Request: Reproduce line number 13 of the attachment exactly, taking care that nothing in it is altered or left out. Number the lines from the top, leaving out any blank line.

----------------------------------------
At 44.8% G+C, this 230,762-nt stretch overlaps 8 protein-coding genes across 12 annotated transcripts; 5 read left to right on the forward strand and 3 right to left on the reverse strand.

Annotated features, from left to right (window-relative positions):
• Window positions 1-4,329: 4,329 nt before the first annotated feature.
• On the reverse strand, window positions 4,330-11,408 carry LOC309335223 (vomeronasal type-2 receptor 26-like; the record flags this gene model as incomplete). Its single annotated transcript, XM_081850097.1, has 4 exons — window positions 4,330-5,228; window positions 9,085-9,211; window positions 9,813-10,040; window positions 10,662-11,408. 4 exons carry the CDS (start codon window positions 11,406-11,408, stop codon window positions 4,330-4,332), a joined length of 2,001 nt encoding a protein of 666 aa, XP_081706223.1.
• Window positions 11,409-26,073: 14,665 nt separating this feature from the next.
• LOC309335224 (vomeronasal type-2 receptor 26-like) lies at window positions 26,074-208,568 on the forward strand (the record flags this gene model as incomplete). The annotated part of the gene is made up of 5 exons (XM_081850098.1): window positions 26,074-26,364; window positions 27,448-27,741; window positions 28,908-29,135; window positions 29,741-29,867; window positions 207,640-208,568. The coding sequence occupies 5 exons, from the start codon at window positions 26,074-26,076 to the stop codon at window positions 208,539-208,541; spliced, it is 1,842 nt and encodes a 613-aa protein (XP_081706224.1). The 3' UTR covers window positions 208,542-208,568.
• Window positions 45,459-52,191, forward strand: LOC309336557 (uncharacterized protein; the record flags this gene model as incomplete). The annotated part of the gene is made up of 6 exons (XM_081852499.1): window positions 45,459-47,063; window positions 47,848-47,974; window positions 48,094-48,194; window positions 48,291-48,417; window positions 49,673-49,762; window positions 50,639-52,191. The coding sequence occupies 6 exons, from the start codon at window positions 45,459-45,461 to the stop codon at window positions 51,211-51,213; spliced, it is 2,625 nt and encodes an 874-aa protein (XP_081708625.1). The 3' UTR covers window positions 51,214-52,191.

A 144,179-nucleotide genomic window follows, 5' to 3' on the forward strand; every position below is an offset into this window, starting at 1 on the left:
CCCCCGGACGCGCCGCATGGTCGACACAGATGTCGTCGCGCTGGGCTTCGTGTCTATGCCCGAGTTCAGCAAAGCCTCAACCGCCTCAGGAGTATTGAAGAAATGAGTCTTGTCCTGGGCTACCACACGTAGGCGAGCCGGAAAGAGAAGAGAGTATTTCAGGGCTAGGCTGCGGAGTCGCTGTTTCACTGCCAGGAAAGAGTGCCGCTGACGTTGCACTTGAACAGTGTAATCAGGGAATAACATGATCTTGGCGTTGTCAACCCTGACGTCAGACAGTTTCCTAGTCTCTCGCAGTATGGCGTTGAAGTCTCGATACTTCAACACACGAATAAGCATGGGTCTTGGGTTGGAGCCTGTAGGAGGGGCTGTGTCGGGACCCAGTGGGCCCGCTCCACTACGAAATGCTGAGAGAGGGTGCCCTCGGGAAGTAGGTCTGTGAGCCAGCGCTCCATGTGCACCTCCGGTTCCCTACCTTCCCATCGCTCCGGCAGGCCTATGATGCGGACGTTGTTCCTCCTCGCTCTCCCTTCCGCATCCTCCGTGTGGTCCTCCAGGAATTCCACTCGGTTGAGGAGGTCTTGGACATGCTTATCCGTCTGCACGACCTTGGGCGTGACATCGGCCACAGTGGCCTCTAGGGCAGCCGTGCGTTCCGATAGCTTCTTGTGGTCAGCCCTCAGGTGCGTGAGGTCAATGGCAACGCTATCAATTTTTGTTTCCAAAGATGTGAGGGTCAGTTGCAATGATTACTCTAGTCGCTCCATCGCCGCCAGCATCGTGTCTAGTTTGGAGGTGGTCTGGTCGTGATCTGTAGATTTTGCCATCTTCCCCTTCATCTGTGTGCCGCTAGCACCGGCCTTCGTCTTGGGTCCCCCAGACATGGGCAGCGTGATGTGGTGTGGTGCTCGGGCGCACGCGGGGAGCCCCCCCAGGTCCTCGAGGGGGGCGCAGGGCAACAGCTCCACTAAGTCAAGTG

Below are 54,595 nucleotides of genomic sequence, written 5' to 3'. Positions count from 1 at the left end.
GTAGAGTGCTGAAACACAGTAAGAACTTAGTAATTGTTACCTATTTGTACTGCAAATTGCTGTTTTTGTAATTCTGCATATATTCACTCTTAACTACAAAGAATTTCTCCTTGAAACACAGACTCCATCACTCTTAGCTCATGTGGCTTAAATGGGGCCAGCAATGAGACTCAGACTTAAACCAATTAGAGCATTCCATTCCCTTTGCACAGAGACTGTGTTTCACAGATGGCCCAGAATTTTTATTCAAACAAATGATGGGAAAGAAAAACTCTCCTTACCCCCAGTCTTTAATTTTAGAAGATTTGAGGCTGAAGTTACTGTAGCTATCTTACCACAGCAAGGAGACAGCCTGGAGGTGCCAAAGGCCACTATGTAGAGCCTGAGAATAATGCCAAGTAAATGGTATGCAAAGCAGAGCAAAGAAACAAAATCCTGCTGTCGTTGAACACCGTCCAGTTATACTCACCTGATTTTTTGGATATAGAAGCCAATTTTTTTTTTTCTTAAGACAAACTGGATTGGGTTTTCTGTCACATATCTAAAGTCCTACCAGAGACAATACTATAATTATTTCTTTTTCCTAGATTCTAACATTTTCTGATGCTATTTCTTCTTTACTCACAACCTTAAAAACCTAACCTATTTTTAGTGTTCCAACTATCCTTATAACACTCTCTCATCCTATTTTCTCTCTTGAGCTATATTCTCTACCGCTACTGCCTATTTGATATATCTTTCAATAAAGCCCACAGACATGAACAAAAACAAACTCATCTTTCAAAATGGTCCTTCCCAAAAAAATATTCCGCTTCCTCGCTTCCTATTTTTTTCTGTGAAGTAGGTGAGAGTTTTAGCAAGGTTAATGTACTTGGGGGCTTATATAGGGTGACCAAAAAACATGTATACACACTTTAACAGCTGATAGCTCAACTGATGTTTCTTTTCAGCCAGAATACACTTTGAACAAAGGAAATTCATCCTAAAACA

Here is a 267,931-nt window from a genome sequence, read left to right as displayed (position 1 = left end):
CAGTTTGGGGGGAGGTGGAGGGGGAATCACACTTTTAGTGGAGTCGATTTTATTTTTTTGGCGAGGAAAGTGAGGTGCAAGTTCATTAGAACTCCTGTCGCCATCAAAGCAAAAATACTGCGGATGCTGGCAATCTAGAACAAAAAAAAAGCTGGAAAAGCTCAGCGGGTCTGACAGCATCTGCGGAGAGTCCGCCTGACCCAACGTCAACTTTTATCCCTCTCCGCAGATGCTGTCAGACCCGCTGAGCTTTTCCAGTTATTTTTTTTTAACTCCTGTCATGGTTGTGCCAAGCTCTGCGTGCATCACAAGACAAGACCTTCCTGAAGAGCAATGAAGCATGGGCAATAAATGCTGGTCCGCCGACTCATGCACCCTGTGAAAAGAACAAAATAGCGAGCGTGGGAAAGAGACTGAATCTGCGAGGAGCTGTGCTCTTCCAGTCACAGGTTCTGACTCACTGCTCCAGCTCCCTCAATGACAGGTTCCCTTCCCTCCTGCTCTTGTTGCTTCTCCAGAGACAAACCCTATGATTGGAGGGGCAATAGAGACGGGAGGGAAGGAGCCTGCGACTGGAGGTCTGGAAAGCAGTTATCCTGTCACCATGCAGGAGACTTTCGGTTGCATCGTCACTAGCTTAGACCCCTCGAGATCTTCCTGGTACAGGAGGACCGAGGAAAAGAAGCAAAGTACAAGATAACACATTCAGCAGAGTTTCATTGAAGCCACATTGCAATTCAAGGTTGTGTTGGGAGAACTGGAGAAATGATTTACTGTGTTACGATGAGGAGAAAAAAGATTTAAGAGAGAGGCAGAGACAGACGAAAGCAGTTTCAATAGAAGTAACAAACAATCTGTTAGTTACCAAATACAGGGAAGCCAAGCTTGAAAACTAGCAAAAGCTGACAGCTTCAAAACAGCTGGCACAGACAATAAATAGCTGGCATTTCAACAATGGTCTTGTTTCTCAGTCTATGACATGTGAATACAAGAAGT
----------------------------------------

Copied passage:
CAGTTTGGGGGGAGGTGGAGGGGGAATCACACTTTTAGTGGAGTCGATTTTATTTTTTTGGCGAGGAAAGTGAGGTGCAAGTTCATTAGAACTCCTGTCGCCATCAAAGCAAAAATACTGCGGATGCTGGCAATCTAGAACAAAAAAAAAGCTGGAAAAGCTCAGCGGGTCTGACAGCATCTGCGGAGAGTCCGCCTGACCCAACGTCAACTTTTATCCCTCTCCGCAGATGCTGTCAGACCCGCTGAGCTTTTCCAGTTATTTTTTTTTAACTCCTGTCATGGTTGTGCCAAGCTCTGCGTGCATCACAAGACAAGACCTTCCTGAAGAGCAATGAAGCATGGGCAATAAATGCTGGTCCGCCGACTCATGCACCCTGTGAAAAGAACAAAATAGCGAGCGTGGGAAAGAGACTGAATCTGCGAGGAGCTGTGCTCTTCCAGTCACAGGTTCTGACTCACTGCTCCAGCTCCCTCAATGACAGGTTCCCTTCCCTCCTGCTCTTGTTGCTTCTCCAGAGACAAACCCTATGATTGGAGGGGCAATAGAGACGGGAGGGAAGGAGCCTGCGACTGGAGGTCTGGAAAGCAGTTATCCTGTCACCATGCAGGAGACTTTCGGTTGCATCGTCACTAGCTTAGACCCCTCGAGATCTTCCTGGTACAGGAGGACCGAGGAAAAGAAGCAAAGTACAAGATAACACATTCAGCAGAGTTTCATTGAAGCCACATTGCAATTCAAGGTTGTGTTGGGAGAACTGGAGAAATGATTTACTGTGTTACGATGAGGAGAAAAAAGATTTAAGAGAGAGGCAGAGACAGACGAAAGCAGTTTCAATAGAAGTAACAAACAATCTGTTAGTTACCAAATACAGGGAAGCCAAGCTTGAAAACTAGCAAAAGCTGACAGCTTCAAAACAGCTGGCACAGACAATAAATAGCTGGCATTTCAACAATGGTCTTGTTTCTCAGTCTATGACATGTGAATACAAGAAGT